The OECD has issued a warning saying that low tax jurisdictions must prove that they are meeting the new economic substance requirements.
The international organisation wants no-tax and nominal-tax jurisdictions tos pontaneously report the activities of resident companies to the jurisdictions in which those companies' ultimate owners are residents.
Under OECD's base erosion and profit shifting (BEPS) action plan, jurisdictions can only maintain preferential tax regimes for businesses with "geographically mobile" income such as royalties if they meet the "substantial activities"requirements designed to show that these businesses have real economic presence there and are more than just a letterbox.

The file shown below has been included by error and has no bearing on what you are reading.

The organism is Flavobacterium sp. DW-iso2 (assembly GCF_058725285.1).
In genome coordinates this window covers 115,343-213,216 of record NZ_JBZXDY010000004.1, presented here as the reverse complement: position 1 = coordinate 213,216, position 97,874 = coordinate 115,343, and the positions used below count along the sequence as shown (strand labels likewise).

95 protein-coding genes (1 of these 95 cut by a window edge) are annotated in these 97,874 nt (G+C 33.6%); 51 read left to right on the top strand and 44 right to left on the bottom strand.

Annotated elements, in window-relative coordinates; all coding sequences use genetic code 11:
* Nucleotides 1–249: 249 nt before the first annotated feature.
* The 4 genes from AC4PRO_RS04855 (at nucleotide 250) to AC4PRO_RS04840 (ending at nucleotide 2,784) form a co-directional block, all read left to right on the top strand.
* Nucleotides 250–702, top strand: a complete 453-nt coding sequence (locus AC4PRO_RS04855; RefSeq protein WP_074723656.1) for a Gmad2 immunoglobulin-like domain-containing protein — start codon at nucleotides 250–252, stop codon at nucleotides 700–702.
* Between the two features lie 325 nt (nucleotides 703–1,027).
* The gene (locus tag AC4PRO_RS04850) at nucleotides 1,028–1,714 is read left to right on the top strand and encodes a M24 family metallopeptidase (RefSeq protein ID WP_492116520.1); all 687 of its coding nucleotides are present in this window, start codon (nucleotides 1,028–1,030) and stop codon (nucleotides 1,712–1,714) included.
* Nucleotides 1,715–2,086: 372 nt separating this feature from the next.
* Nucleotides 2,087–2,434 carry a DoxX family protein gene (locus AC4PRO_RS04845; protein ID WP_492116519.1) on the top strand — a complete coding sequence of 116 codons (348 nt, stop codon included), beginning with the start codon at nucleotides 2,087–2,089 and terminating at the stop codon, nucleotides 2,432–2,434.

The substance requirement demands entities have substantial business activity locally; for example, in terms of staffed offices and management decisions made on the jurisdiction.
From 2020, low-tax jurisdictions will have to "spontaneously exchange information on the activities of certain resident entities with the jurisdiction(s) in which the immediate parent, the ultimate parent and/or the beneficial owners are resident", according to the OECD. 'This information will allow the tax authorities of these jurisdictions to assess the substance and the activities of the entities resident in no or only nominal tax jurisdictions."